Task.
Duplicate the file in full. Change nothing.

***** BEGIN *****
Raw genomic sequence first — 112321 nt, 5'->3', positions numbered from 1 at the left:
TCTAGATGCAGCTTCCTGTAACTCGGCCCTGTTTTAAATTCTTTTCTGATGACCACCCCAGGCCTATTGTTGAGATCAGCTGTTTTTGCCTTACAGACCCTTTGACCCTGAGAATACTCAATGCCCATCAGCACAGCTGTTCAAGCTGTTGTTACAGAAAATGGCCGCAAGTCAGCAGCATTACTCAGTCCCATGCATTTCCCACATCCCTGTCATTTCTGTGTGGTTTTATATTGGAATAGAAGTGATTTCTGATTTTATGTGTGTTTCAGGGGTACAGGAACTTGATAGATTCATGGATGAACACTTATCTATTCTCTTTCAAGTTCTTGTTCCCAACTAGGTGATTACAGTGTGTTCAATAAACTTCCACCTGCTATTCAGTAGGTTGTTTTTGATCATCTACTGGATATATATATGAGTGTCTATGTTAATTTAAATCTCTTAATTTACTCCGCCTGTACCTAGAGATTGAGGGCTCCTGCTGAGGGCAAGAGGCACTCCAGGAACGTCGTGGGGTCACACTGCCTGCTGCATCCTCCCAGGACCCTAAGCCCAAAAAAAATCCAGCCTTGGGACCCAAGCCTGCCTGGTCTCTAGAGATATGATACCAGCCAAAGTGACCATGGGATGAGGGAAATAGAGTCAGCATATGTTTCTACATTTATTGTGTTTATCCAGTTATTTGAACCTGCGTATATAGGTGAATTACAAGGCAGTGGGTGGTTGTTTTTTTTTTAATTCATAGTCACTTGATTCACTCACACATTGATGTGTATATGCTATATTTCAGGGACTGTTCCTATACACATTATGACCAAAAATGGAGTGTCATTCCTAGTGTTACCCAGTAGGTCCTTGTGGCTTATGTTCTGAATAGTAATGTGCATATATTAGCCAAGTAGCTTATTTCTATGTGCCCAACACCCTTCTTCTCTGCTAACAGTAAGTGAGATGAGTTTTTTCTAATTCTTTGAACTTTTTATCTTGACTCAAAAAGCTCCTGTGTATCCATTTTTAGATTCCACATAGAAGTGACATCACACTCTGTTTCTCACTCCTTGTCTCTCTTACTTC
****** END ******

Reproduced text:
Raw genomic sequence first — 112321 nt, 5'->3', positions numbered from 1 at the left:
TCTAGATGCAGCTTCCTGTAACTCGGCCCTGTTTTAAATTCTTTTCTGATGACCACCCCAGGCCTATTGTTGAGATCAGCTGTTTTTGCCTTACAGACCCTTTGACCCTGAGAATACTCAATGCCCATCAGCACAGCTGTTCAAGCTGTTGTTACAGAAAATGGCCGCAAGTCAGCAGCATTACTCAGTCCCATGCATTTCCCACATCCCTGTCATTTCTGTGTGGTTTTATATTGGAATAGAAGTGATTTCTGATTTTATGTGTGTTTCAGGGGTACAGGAACTTGATAGATTCATGGATGAACACTTATCTATTCTCTTTCAAGTTCTTGTTCCCAACTAGGTGATTACAGTGTGTTCAATAAACTTCCACCTGCTATTCAGTAGGTTGTTTTTGATCATCTACTGGATATATATATGAGTGTCTATGTTAATTTAAATCTCTTAATTTACTCCGCCTGTACCTAGAGATTGAGGGCTCCTGCTGAGGGCAAGAGGCACTCCAGGAACGTCGTGGGGTCACACTGCCTGCTGCATCCTCCCAGGACCCTAAGCCCAAAAAAAATCCAGCCTTGGGACCCAAGCCTGCCTGGTCTCTAGAGATATGATACCAGCCAAAGTGACCATGGGATGAGGGAAATAGAGTCAGCATATGTTTCTACATTTATTGTGTTTATCCAGTTATTTGAACCTGCGTATATAGGTGAATTACAAGGCAGTGGGTGGTTGTTTTTTTTTTAATTCATAGTCACTTGATTCACTCACACATTGATGTGTATATGCTATATTTCAGGGACTGTTCCTATACACATTATGACCAAAAATGGAGTGTCATTCCTAGTGTTACCCAGTAGGTCCTTGTGGCTTATGTTCTGAATAGTAATGTGCATATATTAGCCAAGTAGCTTATTTCTATGTGCCCAACACCCTTCTTCTCTGCTAACAGTAAGTGAGATGAGTTTTTTCTAATTCTTTGAACTTTTTATCTTGACTCAAAAAGCTCCTGTGTATCCATTTTTAGATTCCACATAGAAGTGACATCACACTCTGTTTCTCACTCCTTGTCTCTCTTACTTC